After some short discussion, Sam was informed that when he left school in late May 1978, he had a job if he wanted one. He knew that ‘Shirty’ and Mick had talked about starting work on a new trials machine, which would involve converting many new unsold Yamaha TY machines incorporating their many new ideas. With this in mind, the new Majesty Yamaha project would come to life with Mick passing on his knowledge from his Yamaha development years to John, who would turn the dream into a reality.

Sam would now become a regular ‘Road Runner’ as he started on many 32-mile round trips from his home and family in Elton to John’s workshop at Stable Lane in Buxton on his purple Yamaha FSIE. The winter months were the hardest, with the exposed A515 Ashbourne-to-Buxton road offering all the extreme elements we are sure
you can imagine.

With the spring months came some welcome good news. With John and Mick’s influence, he started competing in the British School- boy Championship Trials on the very early 200cc Majesty. This smaller capacity came about as John Shirt lay in bed one night and explained to his wife, Margaret, that he had an idea about a new Majesty model. The problem was it was one o’clock in the morn- ing, but he was in the car and over to the workshop! As night turned into day the new Majesty 200 prototype was delivered, at nine o’clock. This machine was once again a pro- duction Yamaha TY 175 converted into a Majesty. Sam arrived at work to see a very excited ‘Shirty’ explain about the new machine! The conversion was achieved using a new Hepolite piston, and the good news got even better when he told him he would be riding it in the Schoolboy British Championship.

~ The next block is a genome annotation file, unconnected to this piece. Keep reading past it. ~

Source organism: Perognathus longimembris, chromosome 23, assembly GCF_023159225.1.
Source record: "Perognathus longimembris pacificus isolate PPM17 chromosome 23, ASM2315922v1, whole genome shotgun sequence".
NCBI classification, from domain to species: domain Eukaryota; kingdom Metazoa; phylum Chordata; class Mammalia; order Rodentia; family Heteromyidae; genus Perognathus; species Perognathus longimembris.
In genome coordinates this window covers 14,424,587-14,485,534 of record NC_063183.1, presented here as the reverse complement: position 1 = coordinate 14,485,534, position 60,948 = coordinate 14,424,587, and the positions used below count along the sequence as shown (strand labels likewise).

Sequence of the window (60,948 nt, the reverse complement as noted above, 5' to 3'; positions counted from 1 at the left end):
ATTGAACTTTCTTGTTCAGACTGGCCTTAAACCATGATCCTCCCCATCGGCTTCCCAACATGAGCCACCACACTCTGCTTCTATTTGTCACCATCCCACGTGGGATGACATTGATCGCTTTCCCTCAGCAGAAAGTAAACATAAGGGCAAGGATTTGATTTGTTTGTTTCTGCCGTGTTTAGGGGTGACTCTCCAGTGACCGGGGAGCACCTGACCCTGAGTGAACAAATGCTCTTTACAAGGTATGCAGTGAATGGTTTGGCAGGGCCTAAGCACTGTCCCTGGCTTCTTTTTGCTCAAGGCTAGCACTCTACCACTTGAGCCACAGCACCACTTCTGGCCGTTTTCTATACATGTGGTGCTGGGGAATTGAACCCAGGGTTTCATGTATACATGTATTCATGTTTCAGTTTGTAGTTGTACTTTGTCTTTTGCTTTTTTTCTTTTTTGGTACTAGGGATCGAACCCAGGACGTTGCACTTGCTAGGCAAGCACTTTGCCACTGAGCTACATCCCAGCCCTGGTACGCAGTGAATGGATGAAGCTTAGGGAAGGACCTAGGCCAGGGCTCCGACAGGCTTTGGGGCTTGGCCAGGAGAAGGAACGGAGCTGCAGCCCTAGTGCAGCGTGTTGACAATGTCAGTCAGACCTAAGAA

One of the most memorable rides on the new 200 Majesty was at the championship round in Yorkshire at Pateley Bridge. During the event, the machine started to lose power, but second position was held on to, and valuable points scored. With the machine, in the workshop, the cylinder head and barrel were removed to find a broken piston ring